Southern Sneezeweed

Biological Name:

Helenium amarum (Southern-Sneezeweed)

Natural Habitat:

Southern-Sneezeweed: This plant is native to North America and can be found in a variety of habitats, including wetlands, stream banks, and damp meadows.


Southern-Sneezeweed also known as Helenium is a plant that is native to grassland and prairie regions of North America. It is an annual herb that can grow up to three feet tall and it has small oval-shaped leaves and showy yellow or orange flowers that bloom in the summer. The plant is known for its ability to cause sneezing when the flowers are crushed and it is often used as an ornamental plant in gardens and landscapes.

Frequently Asked Questions (FAQs)

Q: What is sneezeweed good for?
A: Medicinal use of Sneezeweed: The dried nearly mature flower heads are used in a powdered form as a snuff to treat colds and headaches. When made into a tea they are used in the treatment of intestinal worms. The powdered leaves are sternutatory. An infusion of the leaves is laxative and alterative.

Q: Is sneezeweed poisonous?
A: All plant parts are poisonous. Sneezeweed grows at elevations of 1500 to 4,000 meters on moist slopes and well-drained meadows from western Montana and eastern Oregon southward to California and New Mexico. It starts growing in early spring and matures in the late summer and early fall.

Q: When should I start my Sneezeweed seeds?
A: Sow indoors 8-10 weeks before planting out in early spring when the soil is cool and light frost is still possible. Or direct sow in early spring or early autumn. The ideal temperature for germination is 21°C (70°F). Seeds will sprout in 7-10 days.

Q: Do heleniums need deadheading?
A: Caring for heleniums Deadhead blooms to keep the flowers coming, or cut flowers to bring indoors. Clumps can become a bit congested after a few years, so will need dividing in autumn or spring. Taller varieties are worth staking early in the season.

Q: Is sneezeweed drought tolerant?
A: This species prefers loamy or silty soils that are high in organic matter. Plants thrive in wet or evenly moist soil but will tolerate a bit of drought after establishment.

Q: Does sneezeweed need full sun?
A: Sneezeweed can be cultivated in average to rich soils, needing moist to wet conditions and full sun. The plants often become so tall they need staking or other support. Alternatively, they can be cut back in early summer (that is, late June or early July) to force shorter, more-branched flowering heads.

Q: Do you cut back sneezeweed in winter?
A: When and how to prune helenium ( sneezeweed). Cut back the dead stems to ground level in late winter.

Q: Is sneezeweed an annual or perennial?
A: Common Sneezeweed, False Sunflower, Helen’s Flower, Yellow Star (Helenium) Native to North America and Central America, Helenium is a great perennial for the late-season garden as it provides weeks of splashes of color, from early summer to early fall, when many other perennials are starting to fade.

Q: How do you winterize sneezeweed?
A: 6 Spread a 6-inch layer of hay over sneezeweed plants just after the first frost of winter. This will insulate the soil and prevent continual freezing and thawing cycles, which can damage the plant. Remove the hay in early spring to allow growth to resume.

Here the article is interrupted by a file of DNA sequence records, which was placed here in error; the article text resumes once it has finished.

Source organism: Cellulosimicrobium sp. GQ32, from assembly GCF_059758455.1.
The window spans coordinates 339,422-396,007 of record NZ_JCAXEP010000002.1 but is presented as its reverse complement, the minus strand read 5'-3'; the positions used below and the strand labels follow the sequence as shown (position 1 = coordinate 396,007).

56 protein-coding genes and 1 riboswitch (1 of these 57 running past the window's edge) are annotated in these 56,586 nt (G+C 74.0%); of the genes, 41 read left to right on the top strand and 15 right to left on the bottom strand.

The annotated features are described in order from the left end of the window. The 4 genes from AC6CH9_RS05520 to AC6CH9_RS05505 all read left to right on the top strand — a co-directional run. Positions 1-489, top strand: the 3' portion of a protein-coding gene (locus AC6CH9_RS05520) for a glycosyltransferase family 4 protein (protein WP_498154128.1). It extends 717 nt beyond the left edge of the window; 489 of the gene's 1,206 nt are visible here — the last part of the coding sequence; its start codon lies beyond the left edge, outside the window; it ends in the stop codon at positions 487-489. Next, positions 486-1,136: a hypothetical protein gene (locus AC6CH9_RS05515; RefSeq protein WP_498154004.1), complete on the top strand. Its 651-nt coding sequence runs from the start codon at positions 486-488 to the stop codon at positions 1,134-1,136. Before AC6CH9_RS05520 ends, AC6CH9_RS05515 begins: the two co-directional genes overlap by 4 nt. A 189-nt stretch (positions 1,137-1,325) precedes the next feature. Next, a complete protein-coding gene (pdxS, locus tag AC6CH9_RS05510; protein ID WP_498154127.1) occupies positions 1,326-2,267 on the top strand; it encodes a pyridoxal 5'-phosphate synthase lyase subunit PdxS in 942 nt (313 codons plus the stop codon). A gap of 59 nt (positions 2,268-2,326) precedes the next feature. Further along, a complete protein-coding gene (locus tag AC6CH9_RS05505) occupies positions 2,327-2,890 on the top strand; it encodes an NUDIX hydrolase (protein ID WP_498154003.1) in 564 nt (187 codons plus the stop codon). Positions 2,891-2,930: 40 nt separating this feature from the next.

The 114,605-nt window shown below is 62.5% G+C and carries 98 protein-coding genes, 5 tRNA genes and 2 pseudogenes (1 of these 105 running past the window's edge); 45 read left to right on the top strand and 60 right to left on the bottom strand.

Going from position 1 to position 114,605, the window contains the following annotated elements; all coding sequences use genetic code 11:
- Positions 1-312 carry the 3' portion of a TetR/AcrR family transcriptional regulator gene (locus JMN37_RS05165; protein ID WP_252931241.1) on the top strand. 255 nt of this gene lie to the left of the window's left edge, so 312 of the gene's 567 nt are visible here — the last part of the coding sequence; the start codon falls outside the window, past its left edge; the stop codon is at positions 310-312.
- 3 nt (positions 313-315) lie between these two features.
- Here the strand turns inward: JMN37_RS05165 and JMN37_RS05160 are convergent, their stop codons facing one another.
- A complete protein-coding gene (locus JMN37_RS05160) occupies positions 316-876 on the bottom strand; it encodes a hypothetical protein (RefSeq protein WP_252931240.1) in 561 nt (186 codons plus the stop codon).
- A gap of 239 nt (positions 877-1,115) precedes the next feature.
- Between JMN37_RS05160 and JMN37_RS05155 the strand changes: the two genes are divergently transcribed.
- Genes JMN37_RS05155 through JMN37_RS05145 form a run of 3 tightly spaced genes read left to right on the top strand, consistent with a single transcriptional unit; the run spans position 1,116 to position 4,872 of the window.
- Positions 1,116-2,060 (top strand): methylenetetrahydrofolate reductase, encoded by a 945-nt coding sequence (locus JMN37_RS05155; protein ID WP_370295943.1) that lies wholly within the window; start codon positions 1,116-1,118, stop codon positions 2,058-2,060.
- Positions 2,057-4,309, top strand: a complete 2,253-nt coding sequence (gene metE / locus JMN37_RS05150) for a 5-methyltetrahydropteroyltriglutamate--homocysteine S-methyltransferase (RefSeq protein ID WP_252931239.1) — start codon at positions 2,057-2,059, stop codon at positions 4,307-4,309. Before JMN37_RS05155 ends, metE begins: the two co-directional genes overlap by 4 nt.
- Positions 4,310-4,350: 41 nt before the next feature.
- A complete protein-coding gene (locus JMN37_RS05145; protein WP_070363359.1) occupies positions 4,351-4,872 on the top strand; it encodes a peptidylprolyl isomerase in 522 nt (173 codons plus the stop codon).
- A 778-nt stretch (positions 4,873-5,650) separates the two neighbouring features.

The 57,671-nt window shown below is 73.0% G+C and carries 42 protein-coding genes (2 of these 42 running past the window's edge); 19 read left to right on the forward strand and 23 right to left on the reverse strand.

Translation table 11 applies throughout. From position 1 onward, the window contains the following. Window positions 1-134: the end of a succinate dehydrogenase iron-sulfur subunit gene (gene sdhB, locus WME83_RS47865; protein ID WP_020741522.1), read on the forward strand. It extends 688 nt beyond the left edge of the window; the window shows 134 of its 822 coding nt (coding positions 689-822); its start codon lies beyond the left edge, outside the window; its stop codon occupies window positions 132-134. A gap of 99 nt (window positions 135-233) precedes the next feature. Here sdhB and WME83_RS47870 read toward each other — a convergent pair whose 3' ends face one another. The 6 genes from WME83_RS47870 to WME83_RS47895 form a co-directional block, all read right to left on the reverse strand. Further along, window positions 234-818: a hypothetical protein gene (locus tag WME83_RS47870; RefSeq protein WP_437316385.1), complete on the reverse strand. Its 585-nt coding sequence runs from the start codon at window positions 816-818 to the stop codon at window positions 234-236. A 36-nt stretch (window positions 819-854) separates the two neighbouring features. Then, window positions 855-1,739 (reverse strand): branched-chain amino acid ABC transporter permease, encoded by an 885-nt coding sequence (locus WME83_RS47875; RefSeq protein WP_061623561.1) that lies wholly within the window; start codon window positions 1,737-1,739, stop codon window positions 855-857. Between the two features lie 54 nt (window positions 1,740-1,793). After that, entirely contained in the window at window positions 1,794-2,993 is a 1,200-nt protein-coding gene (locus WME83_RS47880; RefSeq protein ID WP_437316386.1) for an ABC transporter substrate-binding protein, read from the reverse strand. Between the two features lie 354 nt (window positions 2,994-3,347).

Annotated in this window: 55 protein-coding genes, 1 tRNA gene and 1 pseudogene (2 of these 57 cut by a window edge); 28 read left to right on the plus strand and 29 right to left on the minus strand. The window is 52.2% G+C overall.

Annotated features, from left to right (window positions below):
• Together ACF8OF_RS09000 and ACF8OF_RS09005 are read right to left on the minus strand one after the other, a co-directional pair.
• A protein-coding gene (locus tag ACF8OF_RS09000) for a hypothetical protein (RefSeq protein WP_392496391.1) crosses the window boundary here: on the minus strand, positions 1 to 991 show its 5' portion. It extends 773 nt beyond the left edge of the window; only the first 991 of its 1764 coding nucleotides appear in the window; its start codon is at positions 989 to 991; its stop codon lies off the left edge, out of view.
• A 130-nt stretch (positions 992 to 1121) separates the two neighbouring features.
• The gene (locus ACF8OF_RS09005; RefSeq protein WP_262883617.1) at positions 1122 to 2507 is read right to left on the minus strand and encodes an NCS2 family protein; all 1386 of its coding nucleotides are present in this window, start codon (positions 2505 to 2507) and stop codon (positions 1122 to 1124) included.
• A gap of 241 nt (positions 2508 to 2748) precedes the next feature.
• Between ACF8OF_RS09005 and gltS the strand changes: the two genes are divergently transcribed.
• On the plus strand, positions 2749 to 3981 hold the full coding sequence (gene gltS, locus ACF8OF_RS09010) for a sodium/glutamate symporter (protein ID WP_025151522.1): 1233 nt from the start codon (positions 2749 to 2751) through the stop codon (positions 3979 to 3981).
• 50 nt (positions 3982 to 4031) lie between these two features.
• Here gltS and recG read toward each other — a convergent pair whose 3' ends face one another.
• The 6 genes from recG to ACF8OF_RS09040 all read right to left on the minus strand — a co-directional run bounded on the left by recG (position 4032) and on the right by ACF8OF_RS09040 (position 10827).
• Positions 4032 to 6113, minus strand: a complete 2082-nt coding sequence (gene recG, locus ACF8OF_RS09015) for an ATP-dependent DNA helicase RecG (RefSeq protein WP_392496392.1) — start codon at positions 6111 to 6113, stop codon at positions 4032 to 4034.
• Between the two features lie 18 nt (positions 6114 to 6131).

Q: Can sneezeweed be divided?
A: After blooming, cut the flower stalks down to the foliage. Divide plants in the spring or fall every three to five years to keep plants vigorous.

Q: How do you take care of sneezeweed?
A: Care of Sneezeweed Plants They need rich, moist, or wet soil in a location with full sun. Unless the soil is poor, the plants won’t need supplemental fertilizer. Compact plants are easier to grow than the 4 to 5 foot (1-1.5 m.) tall varieties.

Q: Is sneezeweed invasive?
A: This species does not appear on any state or national invasive species lists.

Q: Should I cut back sneezeweed?
A: Sneezeweed (Helenium autumnale) Doesn’t finish blooming until mid-fall. The foliage can be cut back and removed when it’s done blooming.

Q: How toxic is sneezeweed to livestock?
A: An animal may die if it eats small quantities of sneezeweed over a long period. Eating about 1 kg of green sneezeweed leaves daily for 10 days may poison sheep. Some animals die within a few days after first signs appear. Others that develop a chronic form of poisoning may live for 2 to 3 weeks.

Q: How do you get rid of sneezeweed?
A: Bitter sneezeweed can be controlled with herbicides. Mowing will reduce seed production but generally is not effective in killing this plant. Hand weeding is effective to remove small infestations. Consult your local Cooperative Extension Service personnel for herbicidal control in your area.

Q: Do helenium come back every year?
A: Heleniums die back over winter, so cut them back after flowering.

Q: When should I cut back helenium?
A: Heleniums generally need staking to keep them upright, but to avoid this you can give them the ‘Chelsea chop’, in May, or cut them back to 30cm (12in) in mid-July. This delays flowering slightly but keeps plants more compact so you can enjoy the flowers on neat, unstaked plants.

Q: Is sneezeweed Hardy?
A: Culture: Frost hardy, they prefer full sun (at least 6 hours of direct sun), well, drained soil and regular water. Propagate from seed or by division in early spring. Heleniums are hardy in zones 3-9.

About the author

Samuel is a gardening professional and enthusiast who has spent over 20 years advising homeowners and farm owners on weed identification, prevention and removal. He has an undergraduate degree in plant and soil science from Michigan State University.